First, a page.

I’ve been embroiled in a legal battle with the UK Home Office since 2015. It began with an immigration case after I met my American husband Jake and we decided to put down roots in Northern Ireland. We started what was anticipated to be the relatively simple process of stabilising his immigration status as the spouse of an Irish national.

It turned out to be anything but simple. His application was refused on the grounds that I was automatically British by birth in Northern Ireland, and that this additional, unclaimed British citizenship somehow took precedent over my lifelong identity as an Irish national.

I had been under the impression that my right under the Good Friday Agreement to be accepted as Irish was a given, and was astounded to discover that this fundamental principle lacks any legal underpinning.

Even more shocking is the erroneous position the department has taken with our case, tirelessly dragging us through the courts insisting that by law I am in fact British. There seems to be an inability to understand the provisions of the Good Friday Agreement and the idea that if we are to be gifted with the right to choose our nationality, it cannot be imposed upon us at birth. In response, the department has stated “there is nothing in the Belfast Good Friday Agreement to prevent British citizenship being acquired at birth” – and so the cycle continues.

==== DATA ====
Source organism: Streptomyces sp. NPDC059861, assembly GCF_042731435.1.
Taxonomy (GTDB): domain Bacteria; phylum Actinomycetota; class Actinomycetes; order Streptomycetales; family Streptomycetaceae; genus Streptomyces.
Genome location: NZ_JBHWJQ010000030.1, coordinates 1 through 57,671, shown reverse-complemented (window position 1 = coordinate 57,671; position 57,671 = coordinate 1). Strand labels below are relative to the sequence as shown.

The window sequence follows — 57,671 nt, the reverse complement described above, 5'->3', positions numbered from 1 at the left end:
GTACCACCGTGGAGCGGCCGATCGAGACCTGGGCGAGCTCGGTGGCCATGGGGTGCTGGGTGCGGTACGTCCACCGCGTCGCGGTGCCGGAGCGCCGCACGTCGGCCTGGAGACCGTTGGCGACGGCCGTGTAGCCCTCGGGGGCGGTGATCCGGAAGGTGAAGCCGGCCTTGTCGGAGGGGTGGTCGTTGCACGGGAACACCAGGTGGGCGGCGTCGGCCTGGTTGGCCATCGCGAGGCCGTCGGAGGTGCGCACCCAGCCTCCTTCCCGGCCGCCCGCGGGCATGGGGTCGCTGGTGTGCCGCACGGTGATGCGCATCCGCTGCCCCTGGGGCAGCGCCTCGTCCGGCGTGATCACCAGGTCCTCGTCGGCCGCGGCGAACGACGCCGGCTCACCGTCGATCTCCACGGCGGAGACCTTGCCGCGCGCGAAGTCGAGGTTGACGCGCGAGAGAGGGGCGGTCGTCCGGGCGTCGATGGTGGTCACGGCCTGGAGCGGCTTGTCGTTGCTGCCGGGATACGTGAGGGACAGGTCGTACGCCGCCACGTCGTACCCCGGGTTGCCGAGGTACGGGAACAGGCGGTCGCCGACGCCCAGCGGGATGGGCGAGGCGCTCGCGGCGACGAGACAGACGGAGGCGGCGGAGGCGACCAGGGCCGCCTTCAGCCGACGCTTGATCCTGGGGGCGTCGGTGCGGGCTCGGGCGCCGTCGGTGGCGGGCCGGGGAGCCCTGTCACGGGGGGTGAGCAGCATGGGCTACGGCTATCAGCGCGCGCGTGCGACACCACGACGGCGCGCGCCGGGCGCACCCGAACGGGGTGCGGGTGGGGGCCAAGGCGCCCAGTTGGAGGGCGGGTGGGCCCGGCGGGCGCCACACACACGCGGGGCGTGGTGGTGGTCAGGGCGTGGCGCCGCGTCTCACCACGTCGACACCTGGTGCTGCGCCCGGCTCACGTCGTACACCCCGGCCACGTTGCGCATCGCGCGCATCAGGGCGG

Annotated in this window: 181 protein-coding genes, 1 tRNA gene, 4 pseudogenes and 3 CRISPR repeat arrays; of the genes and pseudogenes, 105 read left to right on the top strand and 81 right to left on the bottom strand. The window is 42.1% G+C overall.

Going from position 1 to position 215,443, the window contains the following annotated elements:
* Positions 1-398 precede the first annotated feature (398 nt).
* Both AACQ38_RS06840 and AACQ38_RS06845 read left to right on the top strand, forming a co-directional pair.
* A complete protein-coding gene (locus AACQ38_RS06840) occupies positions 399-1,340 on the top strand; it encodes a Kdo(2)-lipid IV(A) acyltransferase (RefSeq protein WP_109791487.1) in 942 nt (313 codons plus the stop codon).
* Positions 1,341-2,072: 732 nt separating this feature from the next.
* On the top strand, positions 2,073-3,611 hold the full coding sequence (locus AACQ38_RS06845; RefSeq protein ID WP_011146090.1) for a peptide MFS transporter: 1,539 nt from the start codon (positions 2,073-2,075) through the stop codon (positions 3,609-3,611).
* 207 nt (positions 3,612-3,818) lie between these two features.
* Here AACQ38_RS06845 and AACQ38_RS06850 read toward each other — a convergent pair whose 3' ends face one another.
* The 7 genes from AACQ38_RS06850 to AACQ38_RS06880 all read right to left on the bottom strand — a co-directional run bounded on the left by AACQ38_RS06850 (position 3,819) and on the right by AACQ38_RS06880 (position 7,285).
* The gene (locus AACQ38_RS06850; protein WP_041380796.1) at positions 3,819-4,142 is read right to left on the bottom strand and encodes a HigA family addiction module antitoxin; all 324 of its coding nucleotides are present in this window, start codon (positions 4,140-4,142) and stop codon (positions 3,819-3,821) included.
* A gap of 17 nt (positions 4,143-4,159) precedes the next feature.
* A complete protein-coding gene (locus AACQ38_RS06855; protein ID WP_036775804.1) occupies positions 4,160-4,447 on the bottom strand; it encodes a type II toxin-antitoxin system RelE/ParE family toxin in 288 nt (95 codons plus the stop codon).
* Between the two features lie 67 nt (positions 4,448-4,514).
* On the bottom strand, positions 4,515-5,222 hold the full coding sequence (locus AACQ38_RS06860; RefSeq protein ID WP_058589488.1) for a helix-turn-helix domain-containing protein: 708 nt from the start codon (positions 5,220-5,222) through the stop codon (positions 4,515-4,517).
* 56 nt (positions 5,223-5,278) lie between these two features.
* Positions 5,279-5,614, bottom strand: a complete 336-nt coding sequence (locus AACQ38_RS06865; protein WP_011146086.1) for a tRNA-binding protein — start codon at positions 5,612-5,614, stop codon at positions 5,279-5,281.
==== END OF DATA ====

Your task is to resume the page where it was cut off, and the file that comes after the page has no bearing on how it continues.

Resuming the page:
So far it has cost us four years – the first four years of our marriage. It has at times been overwhelming. What’s even more difficult is the fact that the root of it is my very identity. It has, at times, felt like my identity as an Irish citizen born in Northern Ireland is somehow secondary or lesser or wrong. 

Preparing for the court proceedings was surreal, I had to comb through my entire life in the hopes that I had enough ‘evidence’ to prove I really identify as Irish. I joke that I’m lucky I chose Irish over French in school but on a serious note that small piece of information, that decision I made well over a decade ago, was necessary to back up my Irish identity.

The highest price, however, was losing the last two years of Jake’s grandmother’s life. Every request to visit his grandmother in her progressively deteriorating condition was denied by the Home Office. We never did get to see her again.